Getting a well on a small farm property or a backyard garden can be difficult, especially if you're not sure about getting the water well drilling equipment onto your property. You may not even know how much water is needed or how deep your well should be. To test the water potential of your property and to cut down costs, a wash-out well drilling technique can be used to give you a more limited well for personal use. Take a look at a few traits of the wash-out system and how it's made.
Building The Wash-Out Well Drill
The well's drill and water pipe are one in the same. It may look simple at first glance, but there's quite a bit of clever thinking that goes into making the drill.
Your well pipe is either one or multiple connected pieces of pipe that must be put into the ground. Pipe material ranges from polyvinyl chloride (PVC) to copper, galvanized aluminum or even brass.
There is not a separate drill, because the pipe itself is the drill. Some people attach a metal pipe with notches or teeth cut into the end, while others cut notches into the pipe material itself. The teeth are later used to dig and scratch away at the earth below. No part of the pipe drill needs to be removed unless you want a different pipe material.
The length of the pipe depends on how deep your ground water is. You'll need to contact your local agricultural extension if you don't know where the water is located on your property, although some general information can be found at the US Geological Survey (USGS) department. In addition to having enough pipe to reach into the ground, you'll need five or six feet of pipe above ground--enough pipe to mount a hand pump or motorized pump
You'll need to create a way to turn the pipe left and right in order to use the teeth. This can be done by either creating handles out of wood that can be tightened onto the pipe or by bolting a handle around the pipe. Such handles can be found at hardware stores or can made modified from a pipe clamp.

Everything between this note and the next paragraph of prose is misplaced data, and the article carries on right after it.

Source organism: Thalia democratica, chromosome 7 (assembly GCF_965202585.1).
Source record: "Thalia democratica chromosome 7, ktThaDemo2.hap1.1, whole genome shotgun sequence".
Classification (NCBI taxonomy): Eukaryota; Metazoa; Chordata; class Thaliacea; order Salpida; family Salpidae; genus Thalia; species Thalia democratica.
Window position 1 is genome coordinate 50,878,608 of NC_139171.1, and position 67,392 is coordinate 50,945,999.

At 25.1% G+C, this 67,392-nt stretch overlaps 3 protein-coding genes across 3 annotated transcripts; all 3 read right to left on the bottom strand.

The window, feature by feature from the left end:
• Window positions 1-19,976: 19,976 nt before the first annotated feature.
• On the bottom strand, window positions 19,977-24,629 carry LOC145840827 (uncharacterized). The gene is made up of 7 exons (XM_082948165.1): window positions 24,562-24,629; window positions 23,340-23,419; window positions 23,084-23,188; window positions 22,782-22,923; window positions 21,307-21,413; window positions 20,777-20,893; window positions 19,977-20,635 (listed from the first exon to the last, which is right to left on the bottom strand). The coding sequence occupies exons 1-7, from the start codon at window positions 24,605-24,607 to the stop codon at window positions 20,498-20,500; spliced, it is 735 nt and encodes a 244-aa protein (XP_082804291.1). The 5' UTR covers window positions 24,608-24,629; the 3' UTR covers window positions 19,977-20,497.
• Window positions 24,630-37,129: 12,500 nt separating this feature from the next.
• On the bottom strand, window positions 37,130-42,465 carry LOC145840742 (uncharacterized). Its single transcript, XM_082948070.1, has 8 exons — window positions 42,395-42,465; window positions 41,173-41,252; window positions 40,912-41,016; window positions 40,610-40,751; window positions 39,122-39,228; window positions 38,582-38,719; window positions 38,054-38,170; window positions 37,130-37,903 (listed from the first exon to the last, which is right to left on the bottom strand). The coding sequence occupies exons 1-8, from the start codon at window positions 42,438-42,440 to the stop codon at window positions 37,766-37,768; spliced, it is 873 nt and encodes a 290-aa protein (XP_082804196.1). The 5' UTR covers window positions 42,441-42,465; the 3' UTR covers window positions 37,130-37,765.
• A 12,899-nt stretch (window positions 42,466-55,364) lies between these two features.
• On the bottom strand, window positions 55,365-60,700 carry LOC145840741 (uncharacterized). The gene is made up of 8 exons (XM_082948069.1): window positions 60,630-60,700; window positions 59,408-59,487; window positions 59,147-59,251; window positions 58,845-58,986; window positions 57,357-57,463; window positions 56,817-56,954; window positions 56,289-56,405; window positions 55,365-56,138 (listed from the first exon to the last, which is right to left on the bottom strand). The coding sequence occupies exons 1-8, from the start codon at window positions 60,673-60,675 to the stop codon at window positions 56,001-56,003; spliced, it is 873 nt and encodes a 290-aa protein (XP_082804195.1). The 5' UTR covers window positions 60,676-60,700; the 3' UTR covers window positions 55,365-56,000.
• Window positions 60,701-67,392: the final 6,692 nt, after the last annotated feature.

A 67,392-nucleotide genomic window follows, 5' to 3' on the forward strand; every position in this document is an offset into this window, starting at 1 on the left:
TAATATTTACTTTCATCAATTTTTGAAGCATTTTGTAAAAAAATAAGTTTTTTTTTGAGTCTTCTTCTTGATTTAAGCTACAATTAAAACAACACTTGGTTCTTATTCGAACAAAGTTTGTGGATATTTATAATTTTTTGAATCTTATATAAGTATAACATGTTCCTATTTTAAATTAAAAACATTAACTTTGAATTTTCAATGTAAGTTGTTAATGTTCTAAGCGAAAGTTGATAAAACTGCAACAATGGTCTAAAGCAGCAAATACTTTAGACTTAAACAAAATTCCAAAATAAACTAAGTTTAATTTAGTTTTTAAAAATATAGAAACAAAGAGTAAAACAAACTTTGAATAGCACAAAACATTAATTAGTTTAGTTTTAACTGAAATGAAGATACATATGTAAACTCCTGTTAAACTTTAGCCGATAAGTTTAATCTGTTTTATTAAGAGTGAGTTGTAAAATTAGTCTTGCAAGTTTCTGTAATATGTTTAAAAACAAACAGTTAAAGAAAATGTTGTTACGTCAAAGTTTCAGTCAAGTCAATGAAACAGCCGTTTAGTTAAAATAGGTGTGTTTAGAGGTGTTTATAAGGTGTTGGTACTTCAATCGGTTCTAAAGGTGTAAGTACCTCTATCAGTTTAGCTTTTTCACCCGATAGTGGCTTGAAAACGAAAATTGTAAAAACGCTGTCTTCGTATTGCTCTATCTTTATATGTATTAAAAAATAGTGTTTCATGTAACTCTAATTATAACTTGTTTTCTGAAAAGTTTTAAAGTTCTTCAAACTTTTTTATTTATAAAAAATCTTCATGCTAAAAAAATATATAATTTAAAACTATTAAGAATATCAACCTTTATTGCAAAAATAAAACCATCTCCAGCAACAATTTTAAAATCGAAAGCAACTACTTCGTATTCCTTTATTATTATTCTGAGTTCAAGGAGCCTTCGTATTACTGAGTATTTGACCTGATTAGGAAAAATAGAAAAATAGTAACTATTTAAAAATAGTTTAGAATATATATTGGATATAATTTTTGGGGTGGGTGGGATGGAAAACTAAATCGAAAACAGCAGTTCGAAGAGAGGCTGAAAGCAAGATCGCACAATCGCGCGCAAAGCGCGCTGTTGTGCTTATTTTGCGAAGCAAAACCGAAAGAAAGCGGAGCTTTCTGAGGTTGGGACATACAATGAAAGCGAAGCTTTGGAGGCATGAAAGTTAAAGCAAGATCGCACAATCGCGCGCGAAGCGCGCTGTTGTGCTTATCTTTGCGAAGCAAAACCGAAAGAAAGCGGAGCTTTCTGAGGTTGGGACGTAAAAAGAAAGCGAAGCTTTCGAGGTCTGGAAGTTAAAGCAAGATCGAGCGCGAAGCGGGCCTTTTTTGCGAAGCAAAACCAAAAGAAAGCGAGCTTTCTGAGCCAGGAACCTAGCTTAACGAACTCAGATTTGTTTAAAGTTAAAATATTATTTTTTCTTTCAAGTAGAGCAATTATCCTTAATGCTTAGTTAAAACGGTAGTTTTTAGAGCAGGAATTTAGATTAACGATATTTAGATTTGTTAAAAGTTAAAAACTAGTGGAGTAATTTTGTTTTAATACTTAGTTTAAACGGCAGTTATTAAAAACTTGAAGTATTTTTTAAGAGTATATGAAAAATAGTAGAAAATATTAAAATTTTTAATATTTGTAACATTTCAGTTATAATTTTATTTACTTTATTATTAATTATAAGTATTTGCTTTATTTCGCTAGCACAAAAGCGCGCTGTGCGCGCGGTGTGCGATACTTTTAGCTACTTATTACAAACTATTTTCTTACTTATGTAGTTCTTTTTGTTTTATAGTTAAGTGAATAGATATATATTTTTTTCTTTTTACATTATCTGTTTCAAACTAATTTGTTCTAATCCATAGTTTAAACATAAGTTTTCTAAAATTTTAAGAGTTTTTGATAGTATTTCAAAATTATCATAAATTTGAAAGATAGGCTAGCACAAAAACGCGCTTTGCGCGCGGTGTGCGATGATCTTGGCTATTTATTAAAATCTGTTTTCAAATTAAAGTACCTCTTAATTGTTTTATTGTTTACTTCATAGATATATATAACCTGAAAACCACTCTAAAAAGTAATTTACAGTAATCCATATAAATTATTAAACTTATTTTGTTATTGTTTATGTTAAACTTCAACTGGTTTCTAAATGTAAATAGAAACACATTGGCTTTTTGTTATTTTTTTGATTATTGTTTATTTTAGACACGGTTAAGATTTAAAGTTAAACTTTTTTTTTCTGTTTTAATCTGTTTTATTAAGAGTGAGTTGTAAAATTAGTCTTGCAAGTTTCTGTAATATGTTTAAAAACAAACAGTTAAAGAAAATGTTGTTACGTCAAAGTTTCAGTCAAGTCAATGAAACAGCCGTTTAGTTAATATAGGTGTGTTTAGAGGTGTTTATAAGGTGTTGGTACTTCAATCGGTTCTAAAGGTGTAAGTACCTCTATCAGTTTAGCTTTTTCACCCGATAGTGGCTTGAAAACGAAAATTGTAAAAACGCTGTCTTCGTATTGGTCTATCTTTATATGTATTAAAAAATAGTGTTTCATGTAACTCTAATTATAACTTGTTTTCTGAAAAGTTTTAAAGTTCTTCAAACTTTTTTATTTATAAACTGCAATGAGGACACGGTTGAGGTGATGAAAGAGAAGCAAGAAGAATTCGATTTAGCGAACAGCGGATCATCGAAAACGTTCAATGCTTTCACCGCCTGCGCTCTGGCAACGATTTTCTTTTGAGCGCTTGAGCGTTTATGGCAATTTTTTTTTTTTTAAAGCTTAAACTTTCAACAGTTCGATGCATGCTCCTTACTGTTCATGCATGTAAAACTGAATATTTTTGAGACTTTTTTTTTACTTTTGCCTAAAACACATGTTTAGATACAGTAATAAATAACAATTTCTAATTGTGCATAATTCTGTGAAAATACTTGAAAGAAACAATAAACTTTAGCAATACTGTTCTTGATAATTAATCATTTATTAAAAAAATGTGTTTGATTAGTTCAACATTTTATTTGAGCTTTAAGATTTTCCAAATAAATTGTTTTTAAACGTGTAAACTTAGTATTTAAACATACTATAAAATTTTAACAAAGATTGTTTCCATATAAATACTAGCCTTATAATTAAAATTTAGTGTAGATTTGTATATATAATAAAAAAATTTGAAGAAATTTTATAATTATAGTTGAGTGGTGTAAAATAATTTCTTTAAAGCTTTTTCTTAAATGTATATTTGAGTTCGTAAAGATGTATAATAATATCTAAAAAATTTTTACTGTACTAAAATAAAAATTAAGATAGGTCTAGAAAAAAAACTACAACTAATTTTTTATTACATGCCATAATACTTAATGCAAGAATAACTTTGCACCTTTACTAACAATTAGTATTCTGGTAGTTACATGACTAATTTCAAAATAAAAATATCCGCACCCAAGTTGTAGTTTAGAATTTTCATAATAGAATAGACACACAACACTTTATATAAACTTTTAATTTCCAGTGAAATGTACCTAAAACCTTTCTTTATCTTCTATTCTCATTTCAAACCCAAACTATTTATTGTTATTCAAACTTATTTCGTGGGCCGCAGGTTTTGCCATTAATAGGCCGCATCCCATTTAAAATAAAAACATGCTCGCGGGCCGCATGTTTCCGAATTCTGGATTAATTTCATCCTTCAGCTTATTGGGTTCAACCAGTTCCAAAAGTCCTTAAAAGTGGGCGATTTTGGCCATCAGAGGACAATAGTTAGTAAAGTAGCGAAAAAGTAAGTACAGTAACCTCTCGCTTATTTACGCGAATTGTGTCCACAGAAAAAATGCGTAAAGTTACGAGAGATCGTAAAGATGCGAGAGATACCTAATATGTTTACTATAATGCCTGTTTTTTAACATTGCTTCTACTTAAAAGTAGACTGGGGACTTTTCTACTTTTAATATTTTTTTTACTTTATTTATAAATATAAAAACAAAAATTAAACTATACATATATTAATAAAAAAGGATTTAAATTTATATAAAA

The Wash-Out Process
With the pipe, you can dig and loosen up the ground with water. First, use a shovel to dig around the desired pipe area. An area maybe four or five times the size of the pipe should work well, since it will allow ground water to seep into the deeper hole to help with moisture.
Consider using a post hole digger to dig as deep as you can manually. Post hole diggers can get the job done faster than the wash-out well pipe and can allow you to get a better grip on the pipe. A water well drilling service may carry manual or automated diggers that can get deep enough for you to work with the pipe easier without investing in a deeper well drilling device.
Once you have a starter hole, push a garden hose through the pipe and connect the hose to a water supply. You can use an oil drum or similarly-sized water container, but you may need a second container depending on the ground resistance.
Put the pipe in the hole and start grinding the teeth into the ground. Once you notice the pipe starting to grab some dirt, turn on the water and continue turning. For more information, contact Hudson Valley Drilling or a similar company.